On Normalcy

What exactly is normal? So much of our lives are governed by what is considered to be normal: a certain standard of vision, a certain view of the world, a certain level of basic understanding and comprehension. But, does anyone ever define the exact level of normal? How would one make that definition? Is “normal” even a constant or is it in fact a moving target? Better yet, how do we know?

It seems that almost everyone has some idea what “normal” is. Ask anyone if a given person is normal and you will almost always get a definite yes or no. As an added bonus, different people will agree on what is normal in most cases. It is, however, the differences in their individual opinions that are telling. In a sufficiently large population, every individual will be considered abnormal by at least one other individual in the that same population. This is what makes it difficult to define “normal”.

An even better question to ask individuals in a population is what they mean by “normal”. Some people will say something along the lines of “I know it when I see it”. Others will say something similar to “Anything that is not different” but will fail to define what is “different”. A remarkably large number will fail to even define it, but will not have a problem with identifying it.

Suppose we were to take the “not different” definition. After all, not different implies being the same and normal can be equated with sameness. Then we can take that defintion and say that anyone who is different is not normal. This sounds rather simple, doesn’t it? (The astute among you are probably thinking that if it were that simple, there would be no point to rambling on like this, and you would be correct.)

Now, consider a group of people. No two people are identical; if they were, it would not be possible to identify individuals in the group. Suddenly we have a problem. How can we apply our definition of normal to this group? It seems that most will use a “degree of normalcy” to determine when one is normal or not. That is, we appraise each person based on how many dissimilarities they have and with how many people we have seen. If we conclude they have more differences than most people, we consider them abnormal. So, basically, the more different a person is, the less normal that person is, and when the normal level gets too low, we decide that that person is not normal. The problem with this is that no two people have exactly the same normal threshhold.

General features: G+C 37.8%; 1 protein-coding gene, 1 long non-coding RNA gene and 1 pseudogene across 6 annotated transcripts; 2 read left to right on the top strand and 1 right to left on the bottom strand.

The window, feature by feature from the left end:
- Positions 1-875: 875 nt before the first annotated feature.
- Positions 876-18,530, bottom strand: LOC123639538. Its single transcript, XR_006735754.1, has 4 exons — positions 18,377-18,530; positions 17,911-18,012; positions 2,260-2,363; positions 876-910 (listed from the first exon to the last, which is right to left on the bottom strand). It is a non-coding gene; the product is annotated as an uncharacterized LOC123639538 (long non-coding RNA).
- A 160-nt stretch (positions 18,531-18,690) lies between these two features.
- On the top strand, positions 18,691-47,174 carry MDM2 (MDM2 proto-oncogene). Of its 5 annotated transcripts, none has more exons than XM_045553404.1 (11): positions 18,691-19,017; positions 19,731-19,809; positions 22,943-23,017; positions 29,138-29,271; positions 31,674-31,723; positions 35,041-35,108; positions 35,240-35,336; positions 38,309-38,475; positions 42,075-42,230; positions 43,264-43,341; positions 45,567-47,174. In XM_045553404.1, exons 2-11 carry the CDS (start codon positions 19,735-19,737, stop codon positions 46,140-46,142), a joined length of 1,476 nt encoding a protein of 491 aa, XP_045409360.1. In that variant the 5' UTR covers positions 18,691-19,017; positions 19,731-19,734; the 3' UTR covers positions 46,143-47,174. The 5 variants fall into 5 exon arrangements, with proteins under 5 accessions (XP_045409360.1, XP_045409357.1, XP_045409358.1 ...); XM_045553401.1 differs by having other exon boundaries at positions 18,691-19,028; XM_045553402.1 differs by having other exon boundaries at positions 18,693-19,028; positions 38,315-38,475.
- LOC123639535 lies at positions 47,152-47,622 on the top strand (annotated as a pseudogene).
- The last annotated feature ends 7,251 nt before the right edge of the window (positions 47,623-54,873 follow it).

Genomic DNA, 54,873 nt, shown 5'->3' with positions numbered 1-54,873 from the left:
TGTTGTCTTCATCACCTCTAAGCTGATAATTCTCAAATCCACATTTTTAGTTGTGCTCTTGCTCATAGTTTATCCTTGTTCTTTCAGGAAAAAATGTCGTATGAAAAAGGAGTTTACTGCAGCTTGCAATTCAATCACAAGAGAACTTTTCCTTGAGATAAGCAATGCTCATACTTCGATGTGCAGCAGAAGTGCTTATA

The astute amoung you have probably arrived at the conclusion that noramlcy is a fallacy since it requires that all people be the same. Based on this conclusion, we can now examine how some types of societies deal with this issue. We will examine two types of societies: those who promote conformity and those who promote individualism.

First, the case of conformism. These societies attempt, through education, propaganda, law, and religion to make all people think and act the same. To some degree they can be successful with that, but there will always be a noncomformist somewhere. In this case, the nonconformist is abnormal; that is, more different than the rest. In point of fact, most real societies operate based on some minimum level of conformism. However, conformism can be taken to extremes where one race is to be considered normal and all others must be exterminated. Here, we will define race as a group of people who share a considerable number of physical traits and that pass the normal test above for most of the members of that group. Basically, the extreme of this is racial purging and eugenics. Exercising a little imagination should allow most of you to follow this situation to its logical conclusion.

There is also the case of individualism. Ironically, individualism is a form of conformism; it is a system where individual differences are considered normal. That is, everyone in the society thinks that individuality is a good thing and the differences are normal. There will, however, always be those who wish everyone to be the same. Ironically, a truly individualistic society will allow these conformists to spread their beliefs, and, ultimately, create a society as described above.

In actual fact, true individualism, while seeming ideal, is anarchy. That is, it is the total lack of societal restrictions on individual freedoms. Similarly, conformism is Nazi Germany. Most societies that are reasonably stable over long periods of time will have found a balance between the two extremes and will have defined a certain standard of normal and will have defined a normal threshhold.

With that, I will leave you to think about how you define normal and how you determine if someone is normal or not. You might do this by playing a game: “Normal, or not.” Figuring out how the game works is left as an exercise for the reader.

William Astle
December 15-18, 1999 CE… UTC

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